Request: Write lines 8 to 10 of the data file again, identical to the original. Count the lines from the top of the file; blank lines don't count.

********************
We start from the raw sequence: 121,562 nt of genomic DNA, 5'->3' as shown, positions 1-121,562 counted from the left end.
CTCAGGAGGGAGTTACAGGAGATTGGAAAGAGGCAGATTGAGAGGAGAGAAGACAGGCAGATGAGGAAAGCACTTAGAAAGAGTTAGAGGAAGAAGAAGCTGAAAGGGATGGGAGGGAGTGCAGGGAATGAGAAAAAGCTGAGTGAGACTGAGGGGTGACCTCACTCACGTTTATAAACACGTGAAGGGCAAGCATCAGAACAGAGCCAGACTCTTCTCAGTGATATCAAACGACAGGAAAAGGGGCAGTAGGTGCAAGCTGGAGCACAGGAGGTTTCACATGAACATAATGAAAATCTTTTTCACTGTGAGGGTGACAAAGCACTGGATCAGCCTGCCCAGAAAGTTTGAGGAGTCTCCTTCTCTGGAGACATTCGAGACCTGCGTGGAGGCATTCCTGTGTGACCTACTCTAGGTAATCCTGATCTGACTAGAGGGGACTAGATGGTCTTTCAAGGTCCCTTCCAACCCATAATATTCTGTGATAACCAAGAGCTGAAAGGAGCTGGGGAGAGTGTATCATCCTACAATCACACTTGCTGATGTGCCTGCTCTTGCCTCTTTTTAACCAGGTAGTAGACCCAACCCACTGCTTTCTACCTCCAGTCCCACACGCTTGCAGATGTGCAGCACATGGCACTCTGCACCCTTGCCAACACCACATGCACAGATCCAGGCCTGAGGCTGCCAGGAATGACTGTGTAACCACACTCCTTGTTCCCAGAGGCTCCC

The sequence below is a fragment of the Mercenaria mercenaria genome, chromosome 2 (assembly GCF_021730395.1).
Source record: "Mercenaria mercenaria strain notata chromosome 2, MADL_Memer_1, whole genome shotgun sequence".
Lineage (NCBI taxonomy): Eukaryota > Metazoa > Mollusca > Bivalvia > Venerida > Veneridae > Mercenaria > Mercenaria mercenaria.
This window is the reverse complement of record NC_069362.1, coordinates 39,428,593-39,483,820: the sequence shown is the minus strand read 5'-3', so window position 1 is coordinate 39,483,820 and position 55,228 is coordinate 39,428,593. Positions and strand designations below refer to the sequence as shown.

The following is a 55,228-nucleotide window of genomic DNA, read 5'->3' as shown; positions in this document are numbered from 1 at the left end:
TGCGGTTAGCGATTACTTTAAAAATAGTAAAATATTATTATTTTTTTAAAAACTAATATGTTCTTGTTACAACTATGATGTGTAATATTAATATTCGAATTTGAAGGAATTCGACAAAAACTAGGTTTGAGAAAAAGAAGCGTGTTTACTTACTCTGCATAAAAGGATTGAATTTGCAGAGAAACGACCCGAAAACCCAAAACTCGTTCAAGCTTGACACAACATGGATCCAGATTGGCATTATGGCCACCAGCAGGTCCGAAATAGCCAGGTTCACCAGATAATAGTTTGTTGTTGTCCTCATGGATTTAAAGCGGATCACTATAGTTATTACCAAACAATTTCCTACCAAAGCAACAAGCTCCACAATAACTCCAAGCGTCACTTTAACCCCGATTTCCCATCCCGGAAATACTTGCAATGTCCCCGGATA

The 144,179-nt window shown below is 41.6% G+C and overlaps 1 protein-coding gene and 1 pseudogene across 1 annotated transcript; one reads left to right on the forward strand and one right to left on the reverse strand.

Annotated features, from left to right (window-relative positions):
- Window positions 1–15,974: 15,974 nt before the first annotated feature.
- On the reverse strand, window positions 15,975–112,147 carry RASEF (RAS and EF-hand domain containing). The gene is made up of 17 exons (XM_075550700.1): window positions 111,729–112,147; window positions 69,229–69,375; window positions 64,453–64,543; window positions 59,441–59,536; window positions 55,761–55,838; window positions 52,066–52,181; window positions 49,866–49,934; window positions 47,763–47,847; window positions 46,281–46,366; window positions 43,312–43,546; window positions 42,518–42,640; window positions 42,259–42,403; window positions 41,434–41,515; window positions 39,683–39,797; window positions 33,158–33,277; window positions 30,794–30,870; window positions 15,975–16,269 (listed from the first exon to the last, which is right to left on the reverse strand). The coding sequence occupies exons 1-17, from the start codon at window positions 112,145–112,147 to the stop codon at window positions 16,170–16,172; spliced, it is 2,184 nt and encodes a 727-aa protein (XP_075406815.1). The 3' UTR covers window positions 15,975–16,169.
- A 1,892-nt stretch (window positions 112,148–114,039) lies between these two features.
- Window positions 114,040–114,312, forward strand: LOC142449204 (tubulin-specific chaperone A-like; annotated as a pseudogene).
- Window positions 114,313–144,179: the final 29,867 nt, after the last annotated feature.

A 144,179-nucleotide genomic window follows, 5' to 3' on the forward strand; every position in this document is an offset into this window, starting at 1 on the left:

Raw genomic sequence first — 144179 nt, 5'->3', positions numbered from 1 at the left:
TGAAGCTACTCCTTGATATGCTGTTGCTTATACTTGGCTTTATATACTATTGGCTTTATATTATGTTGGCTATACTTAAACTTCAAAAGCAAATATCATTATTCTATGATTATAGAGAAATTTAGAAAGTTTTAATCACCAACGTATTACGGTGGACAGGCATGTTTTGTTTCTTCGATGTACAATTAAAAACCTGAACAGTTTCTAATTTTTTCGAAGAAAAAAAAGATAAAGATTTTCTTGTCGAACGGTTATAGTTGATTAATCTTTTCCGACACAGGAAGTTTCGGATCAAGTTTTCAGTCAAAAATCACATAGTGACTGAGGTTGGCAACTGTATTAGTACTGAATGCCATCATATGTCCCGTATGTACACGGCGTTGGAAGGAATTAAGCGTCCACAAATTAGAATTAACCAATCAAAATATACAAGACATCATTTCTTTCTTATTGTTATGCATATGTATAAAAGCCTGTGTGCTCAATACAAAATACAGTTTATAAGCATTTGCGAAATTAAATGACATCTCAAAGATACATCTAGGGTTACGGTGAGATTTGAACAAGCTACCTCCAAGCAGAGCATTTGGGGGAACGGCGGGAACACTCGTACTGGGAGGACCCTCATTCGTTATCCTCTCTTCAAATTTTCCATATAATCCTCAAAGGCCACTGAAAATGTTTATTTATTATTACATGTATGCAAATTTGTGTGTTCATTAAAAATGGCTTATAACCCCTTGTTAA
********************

TGCGGTTAGCGATTACTTTAAAAATAGTAAAATATTATTATTTTTTTAAAAACTAATATGTTCTTGTTACAACTATGATGTGTAATATTAATATTCGAATTTGAAGGAATTCGACAAAAACTAGGTTTGAGAAAAAGAAGCGTGTTTACTTACTCTGCATAAAAGGATTGAATTTGCAGAGAAACGACCCGAAAACCCAAAACTCGTTCAAGCTTGACACAACATGGATCCAGATTGGCATTATGGCCACCAGCAGGTCCGAAATAGCCAGGTTCACCAGATAATAGTTTGTTGTTGTCCTCATGGATTTAAAGCGGATCACTATAGTTATTACCAAACAATTTCCTACCAAAGCAACAAGCTCCACAATAACTCCAAGCGTCACTTTAACCCCGATTTCCCATCCCGGAAATACTTGCAATGTCCCCGGATA

The 144,179-nt window shown below is 41.6% G+C and overlaps 1 protein-coding gene and 1 pseudogene across 1 annotated transcript; one reads left to right on the forward strand and one right to left on the reverse strand.

Annotated features, from left to right (window-relative positions):